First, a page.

Inevitably, after a direction is chosen, the next act is solving a myriad of client challenges. “We love it” now can you make it do this, and this, OH! and this. Ha. On my team, this is called breaking through the second wall. In round one we solved for the challenge of legibility of handwritten note, but typing out the list and keeping a hand-drawn strikethrough. However, while now legible, a typeset stickie note moved us farther away from it being someone’s story. It’s an affectation, false. So how to retain a person’s authorship AND be able to communicate the copy, without any friction.
The move from a taped note to a stylized social media post not only satisfied the overarching need for readability, but added relevance to the “moments of life’s momentum” photography. SIDE NOTE: Yes, the propensity of lifestyle photography in advertising is an affectation. Manufacturing authenticity is an oxymoron. And has been co-opted and used ad nauseum. At this juncture, the brand was not willing to establish a new photo style, and while its pervasiveness will render it meaningless soon enough, for now, the style resonates with Quicksilver’s ultimate consumer target: Upmarket Heavy Spenders.
Taking my visual and conceptual lead, Mackenzie brought the concept over the finish line.

The vehicle used to release control over all the work done to reimagine Quicksilver, comes in the form of a Playbook. A collection of elements, and their context, allows others to bring Quicksilver’s new vibe to life as intended.
While developing Brand Standards for clients is not new to me, giving them to an individual, is decidedly different than hand them over in a corporate environment, to a band of others. The line from my intention and how a client realizes their brand is a short one. Usually, it stays in view. But this project’s trajectory has many junctions and some destinations will be unknown. Bringing an added importance to the document.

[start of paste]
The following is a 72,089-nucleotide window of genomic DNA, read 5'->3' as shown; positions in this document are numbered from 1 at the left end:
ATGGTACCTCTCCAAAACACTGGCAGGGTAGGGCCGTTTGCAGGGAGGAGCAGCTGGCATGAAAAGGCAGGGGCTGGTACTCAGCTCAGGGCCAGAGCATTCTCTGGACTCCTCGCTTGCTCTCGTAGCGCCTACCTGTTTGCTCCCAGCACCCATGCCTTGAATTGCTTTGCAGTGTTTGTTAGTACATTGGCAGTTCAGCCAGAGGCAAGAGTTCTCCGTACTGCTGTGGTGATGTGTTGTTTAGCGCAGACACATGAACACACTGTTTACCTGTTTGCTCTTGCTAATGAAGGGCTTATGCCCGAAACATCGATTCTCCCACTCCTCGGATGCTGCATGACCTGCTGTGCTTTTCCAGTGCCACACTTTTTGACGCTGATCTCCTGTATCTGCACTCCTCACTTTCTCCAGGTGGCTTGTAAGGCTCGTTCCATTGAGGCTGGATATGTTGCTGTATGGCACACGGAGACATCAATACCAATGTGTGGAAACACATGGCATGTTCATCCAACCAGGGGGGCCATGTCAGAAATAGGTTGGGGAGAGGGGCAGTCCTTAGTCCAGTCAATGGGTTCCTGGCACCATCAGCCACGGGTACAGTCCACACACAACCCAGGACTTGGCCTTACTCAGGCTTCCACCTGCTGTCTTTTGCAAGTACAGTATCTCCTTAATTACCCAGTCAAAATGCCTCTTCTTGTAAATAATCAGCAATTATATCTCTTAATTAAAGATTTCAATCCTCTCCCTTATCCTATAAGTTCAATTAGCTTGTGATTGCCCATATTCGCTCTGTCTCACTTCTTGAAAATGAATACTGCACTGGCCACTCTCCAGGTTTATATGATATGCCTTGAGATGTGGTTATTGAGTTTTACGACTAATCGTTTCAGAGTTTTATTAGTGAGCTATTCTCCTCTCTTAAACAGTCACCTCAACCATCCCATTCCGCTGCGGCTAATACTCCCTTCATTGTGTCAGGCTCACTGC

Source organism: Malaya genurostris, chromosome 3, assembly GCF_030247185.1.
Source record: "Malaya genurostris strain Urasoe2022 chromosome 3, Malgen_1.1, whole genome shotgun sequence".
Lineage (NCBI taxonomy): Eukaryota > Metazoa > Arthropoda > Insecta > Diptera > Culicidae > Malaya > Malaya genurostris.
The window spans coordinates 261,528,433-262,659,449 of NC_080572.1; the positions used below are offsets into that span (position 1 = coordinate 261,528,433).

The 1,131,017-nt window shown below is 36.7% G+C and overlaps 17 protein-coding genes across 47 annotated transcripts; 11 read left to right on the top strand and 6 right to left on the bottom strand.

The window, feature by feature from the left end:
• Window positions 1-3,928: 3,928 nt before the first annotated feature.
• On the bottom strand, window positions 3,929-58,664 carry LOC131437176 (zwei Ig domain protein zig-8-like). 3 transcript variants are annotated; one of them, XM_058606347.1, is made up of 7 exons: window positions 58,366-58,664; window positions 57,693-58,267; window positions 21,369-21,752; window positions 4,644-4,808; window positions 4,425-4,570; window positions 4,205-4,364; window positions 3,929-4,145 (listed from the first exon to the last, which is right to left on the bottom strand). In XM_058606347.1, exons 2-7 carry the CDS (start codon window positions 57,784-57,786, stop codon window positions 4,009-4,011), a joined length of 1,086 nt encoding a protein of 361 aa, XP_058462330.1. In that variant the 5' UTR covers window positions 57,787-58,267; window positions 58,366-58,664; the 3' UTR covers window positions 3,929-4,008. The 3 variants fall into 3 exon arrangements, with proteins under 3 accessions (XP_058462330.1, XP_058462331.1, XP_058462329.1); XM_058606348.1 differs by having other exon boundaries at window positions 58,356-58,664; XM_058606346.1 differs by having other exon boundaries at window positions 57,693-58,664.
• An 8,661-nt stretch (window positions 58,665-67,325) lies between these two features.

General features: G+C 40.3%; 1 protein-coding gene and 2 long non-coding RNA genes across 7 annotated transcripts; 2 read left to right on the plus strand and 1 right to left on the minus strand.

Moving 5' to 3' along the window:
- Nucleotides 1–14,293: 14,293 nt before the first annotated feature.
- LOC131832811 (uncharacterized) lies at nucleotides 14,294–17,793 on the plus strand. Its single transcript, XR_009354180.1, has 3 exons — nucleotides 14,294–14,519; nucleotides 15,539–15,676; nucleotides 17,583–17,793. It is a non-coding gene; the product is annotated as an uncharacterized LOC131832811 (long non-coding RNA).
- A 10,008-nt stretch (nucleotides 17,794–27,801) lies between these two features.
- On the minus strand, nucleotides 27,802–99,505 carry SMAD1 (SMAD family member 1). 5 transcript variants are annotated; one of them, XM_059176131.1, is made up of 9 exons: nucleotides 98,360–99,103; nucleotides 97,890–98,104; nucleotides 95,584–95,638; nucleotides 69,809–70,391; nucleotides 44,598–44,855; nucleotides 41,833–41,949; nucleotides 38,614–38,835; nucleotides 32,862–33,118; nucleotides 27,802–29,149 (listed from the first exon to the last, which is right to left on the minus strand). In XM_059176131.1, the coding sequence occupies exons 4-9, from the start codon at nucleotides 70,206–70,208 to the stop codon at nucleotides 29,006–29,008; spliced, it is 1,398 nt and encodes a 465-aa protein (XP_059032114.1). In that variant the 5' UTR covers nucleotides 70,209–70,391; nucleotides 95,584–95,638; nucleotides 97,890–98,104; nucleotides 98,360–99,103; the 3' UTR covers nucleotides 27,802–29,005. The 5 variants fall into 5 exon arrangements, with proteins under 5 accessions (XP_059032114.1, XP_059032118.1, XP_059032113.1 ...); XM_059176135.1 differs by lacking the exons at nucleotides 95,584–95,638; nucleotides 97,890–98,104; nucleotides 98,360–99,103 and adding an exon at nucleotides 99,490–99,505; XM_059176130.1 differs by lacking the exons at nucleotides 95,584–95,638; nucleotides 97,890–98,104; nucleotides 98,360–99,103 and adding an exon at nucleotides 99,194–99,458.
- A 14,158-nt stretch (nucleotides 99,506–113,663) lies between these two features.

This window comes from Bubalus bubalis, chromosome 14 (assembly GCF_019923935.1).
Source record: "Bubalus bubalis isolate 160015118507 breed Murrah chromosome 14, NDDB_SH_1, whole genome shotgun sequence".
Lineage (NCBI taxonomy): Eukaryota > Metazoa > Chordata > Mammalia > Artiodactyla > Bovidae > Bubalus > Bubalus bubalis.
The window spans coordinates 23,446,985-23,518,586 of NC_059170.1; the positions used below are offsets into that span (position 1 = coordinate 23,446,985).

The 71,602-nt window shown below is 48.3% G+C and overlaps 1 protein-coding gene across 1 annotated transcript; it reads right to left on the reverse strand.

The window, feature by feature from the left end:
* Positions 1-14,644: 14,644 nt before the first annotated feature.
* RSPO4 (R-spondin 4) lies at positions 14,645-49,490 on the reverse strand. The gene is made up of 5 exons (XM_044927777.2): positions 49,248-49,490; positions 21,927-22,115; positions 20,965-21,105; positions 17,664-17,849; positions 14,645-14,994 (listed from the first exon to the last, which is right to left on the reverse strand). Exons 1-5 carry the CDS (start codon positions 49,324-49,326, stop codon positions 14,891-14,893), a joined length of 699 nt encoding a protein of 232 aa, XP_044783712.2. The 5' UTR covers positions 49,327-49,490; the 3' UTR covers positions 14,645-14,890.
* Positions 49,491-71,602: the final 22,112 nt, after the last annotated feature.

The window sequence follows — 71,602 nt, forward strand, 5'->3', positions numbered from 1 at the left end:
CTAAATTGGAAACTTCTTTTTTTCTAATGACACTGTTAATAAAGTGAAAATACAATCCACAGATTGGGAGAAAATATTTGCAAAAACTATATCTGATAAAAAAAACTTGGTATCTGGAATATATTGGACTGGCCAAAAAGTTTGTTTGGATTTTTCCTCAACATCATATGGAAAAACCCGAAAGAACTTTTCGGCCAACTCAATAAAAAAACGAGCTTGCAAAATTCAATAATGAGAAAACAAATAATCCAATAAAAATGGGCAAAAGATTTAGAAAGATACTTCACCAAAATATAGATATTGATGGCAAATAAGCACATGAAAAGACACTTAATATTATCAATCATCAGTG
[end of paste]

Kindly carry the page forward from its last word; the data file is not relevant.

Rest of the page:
Autonomy and freedom of choice are critical to our well being, and choice is critical to freedom and autonomy. Nonetheless, though modern Americans have more choice than any group of people ever has before, and thus, presumably, more freedom and autonomy, we don’t seem to be benefiting from it psychologically.

— The Paradox of Choice, by Barry Schwartz, 2004
Pro Bono Program – 20th Anniversary
Writer/Director: Elizabeth Blumer
This year, the Brand Pro Bono Program is celebrating 20 years of giving back to the community. We could tell everyone about all the great things we’ve done, all the people we’ve helped — but what better way to quantify that than giving people the cold, hard facts? We’ll use dynamic type and snappy cuts to present irrefutable stats that chronicle the Brand Pro Bono Program and the tremendous impact it’s had over the past 20 years, on both our community and our associates. The facts will cover both the tactile and the intangible, like the 427 partners we’ve served, the 7.3 million dollars worth of marketing services we’ve donated, the 137,000 smiles we’ve shared, and the 8 million warm fuzzy feelings we’ve generated.
We’ll also touch on the different kinds of people from Brand who’ve taken part to show that everyone has a worthy skill to donate. It’s fun, easily digestible, and sure to inspire associates to learn more about the program.
The program has evolved over the years, and is now a beacon for skills-based volunteer efforts within Capital One. We have been steadily increasing the types of projects offered and the number of Brand associates involved, but we still face participation barriers. We believe that by telling the stories of Brand associates who have been involved in Pro Bono projects, and of the impact of that work, we can help drive more Brand associates to get engaged in Pro Bono volunteerism.Our objective is to educate Brand Associates about the Brand Pro Bono program and inspire them to seek out more information from the Pro Bono Pulse page and volunteer. We want Associates’ takeaways to be: 1. Pro Bono work does not take as much time or effort as you think, 2. You’ll use your skills to help other, 3. The experience will leave you feeling more fulfilled at work and can help your professional development, and 4. After watching the video, feel inspired to volunteer with the Pro Bono program.

My process and perspective
While I’m always keen to use a new typeface and take it for a spin, at the same time the sheer number of appropriate choices vying for my attention is a sure way to create analysis paralysis. Working with Capital One’s singular, proprietary typeface—Optimist—eliminates the need to scrutinize a vast library of choices available. The decision is made. And for this I’m grateful. Designing within this constraint, 1. Puts to test Optimist’s potential and 2. Exercises my resourcefulness. I’m happy with the exchange of freedom of (typeface) choice and freedom to explore (a typeface’s range). It’s thinking within the box, if you will.

My task: Create the box for the Brand Video Team’s After Effects Designer to work within. The final video includes my type design part and parcel, and in a few instances illustrates its influence on type treatments I didn’t execute. This project afforded a unique opportunity to push my and Optimist’s edges, through video’s inherent use of kinetic type.